The difference in the strength of these lipid films, drying time, and propensity to darken are all correlated qualities. In other words, the darker the oil, the stronger the film, and faster the drying time. The paler the drying oils have a less durable film and a slower drying time. These include clove, poppy, and safflower oils.

Walnut oil is darker than these oils but paler than linseed oil, and its dried film is less durable than linseed oil. The film made with dried linseed oil is so durable that it has long been used as a material for flooring, especially in parts of the house prone to exceptional abuse such as kitchens – this product is called linoleum. I find the film made by dried walnut oil to be plenty strong, especially as I don’t expect for people to be walking on my paintings or using it as flooring in their kitchens.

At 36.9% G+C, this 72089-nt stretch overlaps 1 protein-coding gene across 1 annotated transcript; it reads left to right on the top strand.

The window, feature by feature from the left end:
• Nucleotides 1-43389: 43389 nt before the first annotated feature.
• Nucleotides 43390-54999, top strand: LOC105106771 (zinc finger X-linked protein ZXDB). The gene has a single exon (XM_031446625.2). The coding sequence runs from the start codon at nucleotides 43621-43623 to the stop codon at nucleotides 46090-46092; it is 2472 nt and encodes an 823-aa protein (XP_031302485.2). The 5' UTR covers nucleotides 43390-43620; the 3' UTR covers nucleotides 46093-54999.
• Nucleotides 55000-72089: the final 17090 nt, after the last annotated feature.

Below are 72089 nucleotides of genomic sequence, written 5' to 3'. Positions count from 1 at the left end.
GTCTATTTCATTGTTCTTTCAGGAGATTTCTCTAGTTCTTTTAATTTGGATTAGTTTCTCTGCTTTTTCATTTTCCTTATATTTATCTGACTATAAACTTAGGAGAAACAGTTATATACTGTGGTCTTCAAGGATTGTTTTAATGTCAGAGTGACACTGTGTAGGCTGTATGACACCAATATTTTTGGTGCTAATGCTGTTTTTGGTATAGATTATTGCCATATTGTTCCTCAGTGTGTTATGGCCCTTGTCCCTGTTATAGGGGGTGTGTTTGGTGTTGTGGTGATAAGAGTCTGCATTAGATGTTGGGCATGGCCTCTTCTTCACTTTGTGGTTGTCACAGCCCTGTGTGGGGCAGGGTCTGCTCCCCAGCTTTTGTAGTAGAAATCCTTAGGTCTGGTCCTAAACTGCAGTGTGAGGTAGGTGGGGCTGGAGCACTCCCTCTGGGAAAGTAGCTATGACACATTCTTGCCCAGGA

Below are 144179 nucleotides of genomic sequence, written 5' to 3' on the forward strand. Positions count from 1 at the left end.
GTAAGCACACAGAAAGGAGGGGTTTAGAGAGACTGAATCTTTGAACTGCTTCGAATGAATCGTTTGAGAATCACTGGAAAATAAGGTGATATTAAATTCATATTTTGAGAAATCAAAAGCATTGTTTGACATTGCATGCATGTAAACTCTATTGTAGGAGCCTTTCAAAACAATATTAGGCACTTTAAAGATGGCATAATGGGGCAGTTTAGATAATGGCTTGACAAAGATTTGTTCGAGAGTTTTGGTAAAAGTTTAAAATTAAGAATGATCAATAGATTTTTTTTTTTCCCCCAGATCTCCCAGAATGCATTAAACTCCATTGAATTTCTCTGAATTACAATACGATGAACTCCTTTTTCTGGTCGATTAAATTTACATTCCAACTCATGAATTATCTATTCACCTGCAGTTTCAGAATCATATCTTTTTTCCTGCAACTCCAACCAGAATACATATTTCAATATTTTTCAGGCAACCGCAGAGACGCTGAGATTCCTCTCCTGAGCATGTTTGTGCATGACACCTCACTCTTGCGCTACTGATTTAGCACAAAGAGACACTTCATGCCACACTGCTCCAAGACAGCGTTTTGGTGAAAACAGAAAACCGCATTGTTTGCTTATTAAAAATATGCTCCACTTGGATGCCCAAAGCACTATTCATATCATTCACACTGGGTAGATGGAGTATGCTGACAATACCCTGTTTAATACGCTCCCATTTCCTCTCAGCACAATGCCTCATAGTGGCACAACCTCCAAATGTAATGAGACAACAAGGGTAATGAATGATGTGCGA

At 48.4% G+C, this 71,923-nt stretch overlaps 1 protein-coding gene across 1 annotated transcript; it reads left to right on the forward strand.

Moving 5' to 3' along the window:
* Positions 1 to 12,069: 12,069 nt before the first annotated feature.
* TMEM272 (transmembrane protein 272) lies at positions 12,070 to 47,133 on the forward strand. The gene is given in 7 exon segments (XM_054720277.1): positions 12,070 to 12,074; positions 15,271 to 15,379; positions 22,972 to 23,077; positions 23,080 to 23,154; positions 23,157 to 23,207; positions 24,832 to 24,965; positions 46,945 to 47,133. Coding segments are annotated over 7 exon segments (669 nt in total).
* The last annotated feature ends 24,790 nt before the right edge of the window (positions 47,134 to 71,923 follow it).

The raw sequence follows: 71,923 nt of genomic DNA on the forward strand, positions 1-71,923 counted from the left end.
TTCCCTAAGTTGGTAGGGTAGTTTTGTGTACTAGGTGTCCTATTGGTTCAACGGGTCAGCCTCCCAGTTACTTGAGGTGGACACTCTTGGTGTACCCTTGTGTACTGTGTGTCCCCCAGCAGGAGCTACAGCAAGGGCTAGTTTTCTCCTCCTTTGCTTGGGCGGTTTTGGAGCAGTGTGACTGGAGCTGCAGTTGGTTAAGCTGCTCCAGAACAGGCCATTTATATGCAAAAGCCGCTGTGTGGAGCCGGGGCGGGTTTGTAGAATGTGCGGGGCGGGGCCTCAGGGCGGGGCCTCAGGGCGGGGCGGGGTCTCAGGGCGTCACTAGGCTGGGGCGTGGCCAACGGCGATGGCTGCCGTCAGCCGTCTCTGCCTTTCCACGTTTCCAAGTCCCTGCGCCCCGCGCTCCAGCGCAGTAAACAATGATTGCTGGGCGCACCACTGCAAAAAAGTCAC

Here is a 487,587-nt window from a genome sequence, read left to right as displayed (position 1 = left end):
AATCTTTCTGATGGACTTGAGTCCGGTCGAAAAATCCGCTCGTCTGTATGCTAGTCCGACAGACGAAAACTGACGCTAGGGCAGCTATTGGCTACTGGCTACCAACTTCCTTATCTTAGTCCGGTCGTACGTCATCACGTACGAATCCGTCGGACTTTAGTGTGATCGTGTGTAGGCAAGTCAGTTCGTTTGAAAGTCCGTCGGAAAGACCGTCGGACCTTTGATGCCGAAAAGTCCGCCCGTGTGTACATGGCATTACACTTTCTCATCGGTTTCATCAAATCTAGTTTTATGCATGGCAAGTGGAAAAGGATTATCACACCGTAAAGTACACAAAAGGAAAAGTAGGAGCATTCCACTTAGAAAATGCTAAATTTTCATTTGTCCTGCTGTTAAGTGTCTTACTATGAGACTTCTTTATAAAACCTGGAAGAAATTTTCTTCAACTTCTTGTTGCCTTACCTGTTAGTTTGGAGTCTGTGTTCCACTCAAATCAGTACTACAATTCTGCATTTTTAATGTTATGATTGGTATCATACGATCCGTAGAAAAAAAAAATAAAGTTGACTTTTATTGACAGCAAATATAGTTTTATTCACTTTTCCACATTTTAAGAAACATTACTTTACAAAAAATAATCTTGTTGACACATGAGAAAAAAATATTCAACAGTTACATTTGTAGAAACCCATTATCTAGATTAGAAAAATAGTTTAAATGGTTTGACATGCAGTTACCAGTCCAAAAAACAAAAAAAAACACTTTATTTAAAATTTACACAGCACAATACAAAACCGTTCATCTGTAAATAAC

You do not want to use an oil for painting that is intended for food use. These oils that are refined for eating purposes are processed to contain things that prevent them from drying. When oils are refined as drying oils, like the ones we use in painting, certain organic compounds that retard drying are removed. So make sure your walnut oil is intended for use in oil painting and not salad dressing.

Some drying oils intended to be used in painting have been processed so that they have partially reacted with oxygen. This includes: sun thickened, stand oil, and boiled linseed oil. I’ve listed these oils from lighter to darker, with each having a quicker drying time to the former and each getting progressively darker.